Water hardness doesn’t really affect our well-being. While hard water, minerals like calcium and magnesium are harmless, they can build up in shower heads, water-using appliances, and pipes—causing clogs and corrosion. A water softener can avoid these plumbing issues by filtering out hard water minerals. It’s not required but can protect pipes, appliances, and the look, smell, and taste of water.
How A Water Softener Works
Water softeners used in homes are also known as ion exchange units. They contain resin beads with salt or potassium that has a negative charge, which attracts positively charged calcium and magnesium atoms like a magnet. The hardness minerals are thus trapped by the beads and exchanged for sodium or potassium. Some units can remove copper, manganese, and iron as well.
A concentrated solution of water and salt removes the buildup of calcium and magnesium when the water softener is full. Water and salt (held in a secondary storage tank) are positively charged so repel minerals of the same charge, causing them to separate from the beads. The chloride solution is then washed down the drain. Known as regeneration, this process occurs when water isn’t being used, like when your family is asleep at night.
How To Use A Water Softener
The manufacturer’s instructions provide details on installation and use, which are important to follow to ensure your water softener works correctly. They will also tell you how to maintain the unit. Water softener settings are important; check that the unit is set to the hardness level of your water supply; if set too high, the softener will waste water and be more costly to operate. Also, follow the manufacturer’s recommendations for filling the unit with sodium or potassium chloride.
If copper plumbing has recently been installed in your home, wait a few weeks before running the water softener. A thin mineral layer will form in your plumbing during that time. Therefore, the risk of consuming high levels of copper will be reduced.
You can also choose which water supplies you want to soften. The most common are sinks, showers, and laundry hookups. It’s not uncommon for people to only have only their hot water treated. Cold water taps, toilets, basement sinks, and hose bibs generally don’t require water softening.
Issues That Can Occur
Water softeners are generally quite reliable. But they can develop clogs that may cloud your water supply. Backwashing or adding a sediment filter can remedy this. Iron or manganese can clog the resin if it’s exposed to air or chlorine. Known as fouling, this may require adding a water filter; if you use commercial cleaners, only do so per the manufacturer’s instructions. Contamination by bacteria and fungi is another potential issue. It can reduce the softener’s effectiveness, which can be prevented by disinfecting your water supply.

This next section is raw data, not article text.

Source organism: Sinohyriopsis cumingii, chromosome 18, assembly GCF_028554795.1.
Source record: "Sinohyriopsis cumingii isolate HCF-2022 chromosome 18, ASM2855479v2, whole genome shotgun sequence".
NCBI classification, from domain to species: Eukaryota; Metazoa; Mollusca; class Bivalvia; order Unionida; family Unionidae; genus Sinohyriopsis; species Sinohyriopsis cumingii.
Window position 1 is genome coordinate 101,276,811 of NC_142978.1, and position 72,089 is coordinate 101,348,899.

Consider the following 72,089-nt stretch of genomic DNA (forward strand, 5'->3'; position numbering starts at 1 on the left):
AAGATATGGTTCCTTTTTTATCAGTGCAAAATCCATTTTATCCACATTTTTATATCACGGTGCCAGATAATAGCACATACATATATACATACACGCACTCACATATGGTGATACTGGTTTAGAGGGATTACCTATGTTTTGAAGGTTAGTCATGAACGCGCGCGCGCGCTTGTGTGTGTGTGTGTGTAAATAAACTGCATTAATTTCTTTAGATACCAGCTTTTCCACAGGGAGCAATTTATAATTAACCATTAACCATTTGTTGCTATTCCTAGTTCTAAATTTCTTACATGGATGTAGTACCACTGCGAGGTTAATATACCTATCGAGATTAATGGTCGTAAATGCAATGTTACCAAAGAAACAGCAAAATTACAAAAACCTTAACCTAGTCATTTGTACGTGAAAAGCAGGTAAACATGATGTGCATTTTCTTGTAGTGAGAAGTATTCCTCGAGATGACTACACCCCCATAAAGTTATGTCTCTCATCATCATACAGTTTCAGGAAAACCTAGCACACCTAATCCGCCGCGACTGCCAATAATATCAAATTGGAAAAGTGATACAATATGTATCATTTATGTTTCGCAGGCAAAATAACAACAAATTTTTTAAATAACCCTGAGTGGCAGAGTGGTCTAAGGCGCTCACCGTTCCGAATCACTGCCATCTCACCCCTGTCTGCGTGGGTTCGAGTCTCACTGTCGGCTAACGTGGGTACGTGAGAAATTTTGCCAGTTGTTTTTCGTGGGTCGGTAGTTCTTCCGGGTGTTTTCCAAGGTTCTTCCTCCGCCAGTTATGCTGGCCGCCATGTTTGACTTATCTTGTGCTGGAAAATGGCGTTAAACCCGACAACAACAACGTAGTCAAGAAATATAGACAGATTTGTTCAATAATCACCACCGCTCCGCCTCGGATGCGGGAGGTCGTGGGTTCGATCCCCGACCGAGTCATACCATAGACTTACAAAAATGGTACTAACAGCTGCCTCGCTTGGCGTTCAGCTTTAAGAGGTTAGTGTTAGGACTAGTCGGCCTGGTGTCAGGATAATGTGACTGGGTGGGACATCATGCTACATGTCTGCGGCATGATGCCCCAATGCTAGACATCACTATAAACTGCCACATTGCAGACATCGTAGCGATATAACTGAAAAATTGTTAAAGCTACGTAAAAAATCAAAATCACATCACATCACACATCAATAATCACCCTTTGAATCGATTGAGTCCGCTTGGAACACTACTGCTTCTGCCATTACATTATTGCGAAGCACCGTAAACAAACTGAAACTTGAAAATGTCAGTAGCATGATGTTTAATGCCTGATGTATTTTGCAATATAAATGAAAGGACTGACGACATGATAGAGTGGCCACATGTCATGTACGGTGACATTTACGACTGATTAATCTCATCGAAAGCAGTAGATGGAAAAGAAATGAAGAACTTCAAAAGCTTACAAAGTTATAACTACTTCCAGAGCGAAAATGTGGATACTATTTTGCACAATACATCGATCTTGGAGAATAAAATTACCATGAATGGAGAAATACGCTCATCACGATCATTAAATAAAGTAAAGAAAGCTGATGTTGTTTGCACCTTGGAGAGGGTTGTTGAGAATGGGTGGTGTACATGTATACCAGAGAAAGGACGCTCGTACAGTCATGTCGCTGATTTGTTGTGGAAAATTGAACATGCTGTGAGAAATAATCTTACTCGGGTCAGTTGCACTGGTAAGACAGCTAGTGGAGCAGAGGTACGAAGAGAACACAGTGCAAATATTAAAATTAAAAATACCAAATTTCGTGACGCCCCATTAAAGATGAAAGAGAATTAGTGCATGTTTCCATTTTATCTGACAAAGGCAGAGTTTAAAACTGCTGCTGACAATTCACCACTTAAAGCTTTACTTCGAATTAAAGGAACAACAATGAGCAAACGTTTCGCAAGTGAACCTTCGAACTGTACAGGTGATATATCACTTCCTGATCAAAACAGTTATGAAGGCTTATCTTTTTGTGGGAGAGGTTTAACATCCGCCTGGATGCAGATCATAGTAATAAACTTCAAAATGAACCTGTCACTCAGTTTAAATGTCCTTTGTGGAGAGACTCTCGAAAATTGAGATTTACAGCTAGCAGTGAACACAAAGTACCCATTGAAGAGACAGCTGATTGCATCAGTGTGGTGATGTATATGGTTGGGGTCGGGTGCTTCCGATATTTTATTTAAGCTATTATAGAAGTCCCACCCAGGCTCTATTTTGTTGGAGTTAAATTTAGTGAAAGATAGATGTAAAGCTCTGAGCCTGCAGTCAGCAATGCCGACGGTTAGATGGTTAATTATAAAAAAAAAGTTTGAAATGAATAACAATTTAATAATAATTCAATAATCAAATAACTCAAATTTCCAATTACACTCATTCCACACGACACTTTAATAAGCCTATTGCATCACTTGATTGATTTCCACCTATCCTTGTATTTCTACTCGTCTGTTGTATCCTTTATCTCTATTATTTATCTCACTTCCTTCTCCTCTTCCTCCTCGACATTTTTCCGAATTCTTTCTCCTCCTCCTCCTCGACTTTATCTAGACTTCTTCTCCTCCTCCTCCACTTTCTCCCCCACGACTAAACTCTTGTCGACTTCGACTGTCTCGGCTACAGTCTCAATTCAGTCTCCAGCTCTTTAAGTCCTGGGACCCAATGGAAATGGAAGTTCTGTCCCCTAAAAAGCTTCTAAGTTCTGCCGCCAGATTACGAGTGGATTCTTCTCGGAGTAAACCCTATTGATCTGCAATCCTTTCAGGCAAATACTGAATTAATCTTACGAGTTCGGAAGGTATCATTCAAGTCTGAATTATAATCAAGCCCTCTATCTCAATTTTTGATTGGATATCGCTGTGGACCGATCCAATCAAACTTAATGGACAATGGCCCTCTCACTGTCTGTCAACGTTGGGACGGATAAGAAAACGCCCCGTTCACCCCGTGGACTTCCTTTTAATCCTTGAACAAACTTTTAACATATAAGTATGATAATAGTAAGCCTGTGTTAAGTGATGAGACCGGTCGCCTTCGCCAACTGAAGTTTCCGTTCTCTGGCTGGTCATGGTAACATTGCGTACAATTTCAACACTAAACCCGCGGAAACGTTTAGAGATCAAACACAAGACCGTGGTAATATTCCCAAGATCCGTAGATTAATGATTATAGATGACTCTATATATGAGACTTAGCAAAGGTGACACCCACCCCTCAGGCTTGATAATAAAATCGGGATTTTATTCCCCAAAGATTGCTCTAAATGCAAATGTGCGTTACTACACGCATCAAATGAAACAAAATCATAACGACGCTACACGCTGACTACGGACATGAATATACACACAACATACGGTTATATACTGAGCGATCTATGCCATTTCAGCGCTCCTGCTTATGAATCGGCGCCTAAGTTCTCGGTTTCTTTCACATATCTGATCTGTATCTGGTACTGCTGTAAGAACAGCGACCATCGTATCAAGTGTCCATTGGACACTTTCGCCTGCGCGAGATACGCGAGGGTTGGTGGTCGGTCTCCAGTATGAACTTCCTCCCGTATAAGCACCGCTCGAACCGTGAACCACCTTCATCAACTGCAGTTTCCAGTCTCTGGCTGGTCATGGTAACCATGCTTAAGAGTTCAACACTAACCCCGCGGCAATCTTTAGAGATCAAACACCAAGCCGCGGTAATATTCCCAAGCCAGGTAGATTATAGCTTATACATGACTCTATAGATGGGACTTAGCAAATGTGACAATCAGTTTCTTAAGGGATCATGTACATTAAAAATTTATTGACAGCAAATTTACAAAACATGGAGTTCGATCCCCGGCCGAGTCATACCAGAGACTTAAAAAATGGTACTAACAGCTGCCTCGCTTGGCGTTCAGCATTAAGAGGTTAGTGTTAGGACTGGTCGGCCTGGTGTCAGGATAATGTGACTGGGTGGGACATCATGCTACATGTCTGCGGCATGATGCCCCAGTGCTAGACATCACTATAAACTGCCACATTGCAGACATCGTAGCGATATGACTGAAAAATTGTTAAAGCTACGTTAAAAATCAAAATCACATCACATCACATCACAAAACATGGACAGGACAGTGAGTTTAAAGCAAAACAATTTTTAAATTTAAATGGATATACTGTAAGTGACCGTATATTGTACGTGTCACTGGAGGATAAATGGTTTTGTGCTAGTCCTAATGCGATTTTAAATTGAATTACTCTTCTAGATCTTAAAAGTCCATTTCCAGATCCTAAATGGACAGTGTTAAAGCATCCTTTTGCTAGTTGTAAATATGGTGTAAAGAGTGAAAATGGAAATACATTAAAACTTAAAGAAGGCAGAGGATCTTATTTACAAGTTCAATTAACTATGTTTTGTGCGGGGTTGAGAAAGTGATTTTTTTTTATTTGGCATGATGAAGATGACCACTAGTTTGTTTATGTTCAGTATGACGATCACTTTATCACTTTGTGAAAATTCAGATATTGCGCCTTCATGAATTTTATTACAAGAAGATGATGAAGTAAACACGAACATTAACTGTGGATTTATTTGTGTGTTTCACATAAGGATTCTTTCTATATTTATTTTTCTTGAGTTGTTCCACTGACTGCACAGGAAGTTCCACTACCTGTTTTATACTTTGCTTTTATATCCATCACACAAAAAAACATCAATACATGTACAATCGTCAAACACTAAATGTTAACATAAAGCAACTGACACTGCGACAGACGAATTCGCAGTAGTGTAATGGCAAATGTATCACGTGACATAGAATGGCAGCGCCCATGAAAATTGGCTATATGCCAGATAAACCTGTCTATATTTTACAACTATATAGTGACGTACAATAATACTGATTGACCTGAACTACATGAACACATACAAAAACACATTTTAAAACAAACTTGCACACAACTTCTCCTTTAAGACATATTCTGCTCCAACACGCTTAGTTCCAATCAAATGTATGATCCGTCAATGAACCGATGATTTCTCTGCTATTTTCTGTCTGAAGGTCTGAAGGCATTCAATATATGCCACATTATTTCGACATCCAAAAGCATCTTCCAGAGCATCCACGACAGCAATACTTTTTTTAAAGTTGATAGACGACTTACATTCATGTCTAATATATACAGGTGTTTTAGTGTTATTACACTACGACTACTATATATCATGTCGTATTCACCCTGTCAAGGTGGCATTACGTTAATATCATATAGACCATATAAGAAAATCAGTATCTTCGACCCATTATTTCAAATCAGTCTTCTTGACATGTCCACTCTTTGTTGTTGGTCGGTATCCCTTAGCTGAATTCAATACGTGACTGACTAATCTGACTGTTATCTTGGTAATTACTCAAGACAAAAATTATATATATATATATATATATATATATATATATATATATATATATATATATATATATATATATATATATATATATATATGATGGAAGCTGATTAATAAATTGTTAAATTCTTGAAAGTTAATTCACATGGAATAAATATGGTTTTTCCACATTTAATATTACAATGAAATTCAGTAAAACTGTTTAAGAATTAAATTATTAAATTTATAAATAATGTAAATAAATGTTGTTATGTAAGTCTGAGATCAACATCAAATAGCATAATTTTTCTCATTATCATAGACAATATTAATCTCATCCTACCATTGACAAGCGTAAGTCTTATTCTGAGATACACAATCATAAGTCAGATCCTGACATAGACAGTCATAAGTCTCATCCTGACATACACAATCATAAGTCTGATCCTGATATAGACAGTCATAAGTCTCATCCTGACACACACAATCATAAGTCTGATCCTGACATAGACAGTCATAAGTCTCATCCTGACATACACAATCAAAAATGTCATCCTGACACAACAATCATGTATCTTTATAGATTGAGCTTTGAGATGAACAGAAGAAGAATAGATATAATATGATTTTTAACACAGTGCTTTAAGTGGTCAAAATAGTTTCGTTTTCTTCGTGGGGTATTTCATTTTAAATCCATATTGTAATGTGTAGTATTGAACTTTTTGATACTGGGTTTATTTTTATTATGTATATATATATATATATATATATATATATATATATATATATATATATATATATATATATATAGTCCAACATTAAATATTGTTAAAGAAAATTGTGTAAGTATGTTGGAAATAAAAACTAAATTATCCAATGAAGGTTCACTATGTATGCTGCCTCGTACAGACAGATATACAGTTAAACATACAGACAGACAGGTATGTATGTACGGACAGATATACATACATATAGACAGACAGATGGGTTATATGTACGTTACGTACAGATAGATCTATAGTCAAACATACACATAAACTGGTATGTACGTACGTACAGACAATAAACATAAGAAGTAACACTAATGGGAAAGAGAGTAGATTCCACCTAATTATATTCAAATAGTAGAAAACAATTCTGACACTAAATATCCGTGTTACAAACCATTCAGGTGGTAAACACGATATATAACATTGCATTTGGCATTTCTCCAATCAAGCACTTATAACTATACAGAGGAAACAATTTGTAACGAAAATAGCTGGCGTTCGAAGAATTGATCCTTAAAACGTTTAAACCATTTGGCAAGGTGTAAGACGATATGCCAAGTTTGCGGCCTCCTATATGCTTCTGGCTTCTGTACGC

What does a water softener do for your home and family? Aside from what we’ve already covered, here are other things to consider, such as:
- Health: Calcium, iron, and magnesium are not harmful. In fact, they are essential nutrients found in the body, so if removing them from the water supply, you may need to find alternative dietary sources. Hard water can also dry out or irritate your skin, or lead to dull hair, so these are factors to weigh in your decision. A water softener introduces some salt to drinking water, which can matter to someone with high blood pressure or other health concerns.
- Environmental: Chloride found in water softeners can affect fish and other aquatic creatures and cannot be easily removed from drinking water. Whether you have a private well is another consideration, as the chloride can reach natural water sources through your septic system. Therefore, ask your water company if the local wastewater treatment plant removes chloride, so it doesn’t reach lakes, streams, and groundwater.
Professional Water Quality Services You Can Count On
HomeX Plumbing and Rooter provides high-quality water softeners, filtration systems, and treatment solutions in the Anaheim area. We can help improve water quality to protect your family and plumbing system. You can also trust our licensed plumbing technicians for all types of plumbing repairs and installations. To schedule your water softener appointment, fill out our service request form today.